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Almost every year, millions wait in anticipation to hear about what new products will be announced during Apple's scheduled launch events. Weeks and days before, the press publishes photos obtained from secret sources of what they claim will be revealed during the event. Most of the "leaks" turn out to be made up fake rendered CAD models. A few, however, are good enough to fool many into believing it came from Apple's industrial design group.

Consider, for instance, Apple likes one of the fake designs so much, it secretly appropriates it for an upcoming product. Let's say they go even further and legally claim it as their own design.

Does the original designer of the fake have a legal claim to their own work, especially after falsely purporting it belonged to Apple? Moreover, could Apple subpoena the publication the fake appeared in to testify against the designer's claim? What about the protection of the press? If the designer loses in court, could Apple turn around press charges against them for theft? Could the publication sue the designer for selling them a fake story?

In summary, would it be wise for the designer to seek a claim on their work even if millions of dollars were at stake?

2 Answers 2

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Yes, the original designer (or the designer's employer) would have a legal right to the design, insofar as it included protectable design elements. Copyright on the design of "useful" products is limited, and the exact limitations vary from country to country.

However, it might be hard for the designer (or the company for which the designer works) to prove that the creation was original, and was not an actual leak. But if the designer or company has retained sufficient evidence to convince a court, then a suit could be successful. Such a possibility makes me doubt that Apple or a similar large company would do that. The risks are too great when a design of their own creation would probably be quite good enough for their purposes. But that is all speculation.

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  • But if the designer originally claimed it belonged to Apple, wouldn't it be an implied transfer of rights regardless of wether they are the original authors or not?
    – ATL_DEV
    May 8, 2021 at 14:29
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    @ATL_DEV no, it would not. Any transfer of rights needs to be expressly in writing, as in "Hereby I transfer my rights in X to Y"
    – Trish
    May 8, 2021 at 14:35
  • What would legally constitute a transfer of rights?
    – ATL_DEV
    May 8, 2021 at 14:37
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    @ATL 17 USC 204 says: "a) A transfer of copyright ownership, other than by operation of law, is not valid unless an instrument of conveyance, or a note or memorandum of the transfer, is in writing and signed by the owner of the rights conveyed or such owner’s duly authorized agent." However, a license, as opposed to a transfer of ownership, need not be in writing under US law A transfer could be of any of the individual rights under 17 USC 201 or the similar law of another country. May 8, 2021 at 15:51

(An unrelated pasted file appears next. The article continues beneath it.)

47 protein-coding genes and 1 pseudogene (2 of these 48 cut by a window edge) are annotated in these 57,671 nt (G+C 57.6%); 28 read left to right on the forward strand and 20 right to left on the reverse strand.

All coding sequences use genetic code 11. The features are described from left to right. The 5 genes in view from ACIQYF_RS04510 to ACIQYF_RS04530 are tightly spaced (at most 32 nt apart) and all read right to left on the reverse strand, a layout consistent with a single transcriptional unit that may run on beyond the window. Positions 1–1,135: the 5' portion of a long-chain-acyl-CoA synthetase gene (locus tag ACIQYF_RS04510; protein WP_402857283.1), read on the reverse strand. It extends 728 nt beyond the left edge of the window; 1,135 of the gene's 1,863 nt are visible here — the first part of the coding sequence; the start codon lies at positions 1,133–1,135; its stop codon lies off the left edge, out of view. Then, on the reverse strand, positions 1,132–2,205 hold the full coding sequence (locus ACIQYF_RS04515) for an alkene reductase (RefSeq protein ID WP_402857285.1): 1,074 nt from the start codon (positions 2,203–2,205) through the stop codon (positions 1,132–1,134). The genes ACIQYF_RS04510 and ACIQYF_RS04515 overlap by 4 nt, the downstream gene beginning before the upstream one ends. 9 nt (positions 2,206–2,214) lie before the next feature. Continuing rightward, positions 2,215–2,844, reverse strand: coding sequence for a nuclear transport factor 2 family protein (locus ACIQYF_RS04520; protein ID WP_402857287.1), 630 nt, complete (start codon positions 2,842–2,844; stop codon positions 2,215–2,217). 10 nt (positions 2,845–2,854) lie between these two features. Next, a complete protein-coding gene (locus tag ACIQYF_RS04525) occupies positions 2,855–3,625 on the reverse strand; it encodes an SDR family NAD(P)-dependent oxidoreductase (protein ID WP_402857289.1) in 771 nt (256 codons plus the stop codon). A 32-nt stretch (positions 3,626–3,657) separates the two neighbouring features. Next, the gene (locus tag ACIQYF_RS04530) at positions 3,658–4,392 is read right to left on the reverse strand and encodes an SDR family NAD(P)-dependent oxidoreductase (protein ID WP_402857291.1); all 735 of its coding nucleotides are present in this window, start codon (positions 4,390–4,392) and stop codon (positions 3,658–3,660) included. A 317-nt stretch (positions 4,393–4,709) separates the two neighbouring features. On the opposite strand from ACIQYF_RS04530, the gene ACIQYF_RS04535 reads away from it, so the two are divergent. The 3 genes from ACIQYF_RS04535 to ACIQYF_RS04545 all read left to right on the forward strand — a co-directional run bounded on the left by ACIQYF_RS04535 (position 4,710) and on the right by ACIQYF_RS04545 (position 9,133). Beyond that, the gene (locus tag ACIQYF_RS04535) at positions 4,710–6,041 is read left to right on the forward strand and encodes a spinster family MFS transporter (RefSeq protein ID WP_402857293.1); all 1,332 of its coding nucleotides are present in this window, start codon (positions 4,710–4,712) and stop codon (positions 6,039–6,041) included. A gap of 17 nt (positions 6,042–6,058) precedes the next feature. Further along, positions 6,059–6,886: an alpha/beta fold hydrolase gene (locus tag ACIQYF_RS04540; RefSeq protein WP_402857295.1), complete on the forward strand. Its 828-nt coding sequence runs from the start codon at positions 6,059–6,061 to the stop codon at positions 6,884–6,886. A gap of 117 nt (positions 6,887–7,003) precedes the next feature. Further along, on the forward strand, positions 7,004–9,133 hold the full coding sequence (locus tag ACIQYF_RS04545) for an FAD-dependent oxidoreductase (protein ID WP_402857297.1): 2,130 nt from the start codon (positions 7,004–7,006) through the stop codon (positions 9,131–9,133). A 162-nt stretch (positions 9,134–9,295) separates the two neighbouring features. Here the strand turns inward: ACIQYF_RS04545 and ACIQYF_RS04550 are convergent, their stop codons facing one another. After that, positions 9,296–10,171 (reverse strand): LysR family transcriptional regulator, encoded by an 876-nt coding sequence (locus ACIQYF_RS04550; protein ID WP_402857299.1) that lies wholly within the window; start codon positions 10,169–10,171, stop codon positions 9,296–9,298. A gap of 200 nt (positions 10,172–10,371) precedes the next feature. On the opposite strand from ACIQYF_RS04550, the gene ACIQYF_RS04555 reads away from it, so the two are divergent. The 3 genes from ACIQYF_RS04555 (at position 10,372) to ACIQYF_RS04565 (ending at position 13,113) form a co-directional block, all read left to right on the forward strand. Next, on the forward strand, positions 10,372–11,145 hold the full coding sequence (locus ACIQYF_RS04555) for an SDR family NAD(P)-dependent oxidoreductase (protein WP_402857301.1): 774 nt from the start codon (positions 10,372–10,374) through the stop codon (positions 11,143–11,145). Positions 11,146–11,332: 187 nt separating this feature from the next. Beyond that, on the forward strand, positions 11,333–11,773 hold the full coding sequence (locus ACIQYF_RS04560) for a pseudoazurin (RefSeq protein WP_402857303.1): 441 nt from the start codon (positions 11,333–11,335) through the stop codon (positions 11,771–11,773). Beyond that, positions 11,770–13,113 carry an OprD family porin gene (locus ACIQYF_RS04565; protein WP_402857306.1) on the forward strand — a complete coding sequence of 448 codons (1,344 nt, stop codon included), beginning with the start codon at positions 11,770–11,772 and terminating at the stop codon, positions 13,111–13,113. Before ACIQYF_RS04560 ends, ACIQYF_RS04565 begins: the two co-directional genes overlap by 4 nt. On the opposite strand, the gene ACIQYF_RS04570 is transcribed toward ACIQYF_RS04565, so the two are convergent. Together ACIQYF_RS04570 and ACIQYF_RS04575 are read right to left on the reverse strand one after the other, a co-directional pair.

• Warning: A “wether” is a large male pig. And your spelling checker won’t warn you because it’s a correct word.
    – gnasher729
    May 8, 2021 at 16:54
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If the third party designer lies about who designed it, that doesn’t change who the copyright owner is. The only difference it makes: if I had a contract with Apple that allows me to use all their designs, and I used yours because you lied, you’d have a problem getting damages for me.

If Apple took and used that design, you could take them to court. Your lawyer would ask Apple which of their designers created the design, and they wouldn’t be able to answer that. So they would lose the case. Not going to happen obviously.

If you had a company willing to lie in court, and designers willing to lie in court, it would be different. But those would be significant crimes.

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  • This type of thing is more likely protectable with a design patent. May 8, 2021 at 18:26
  • Hmm. So if one of Apple's designers really likes the design, he or she could claim it.
    – ATL_DEV
    May 10, 2021 at 5:20
  • @GeorgeWhite Doesn't the third party have to apply for a design patent beforehand to make a claim? Obviously, they wouldn't want to do this if they intend to lie about it/
    – ATL_DEV
    May 10, 2021 at 5:25
  • @ATL_DEV Your scenario seems extremely unrealistic to me whether by copyright or design patent. May 10, 2021 at 23:02

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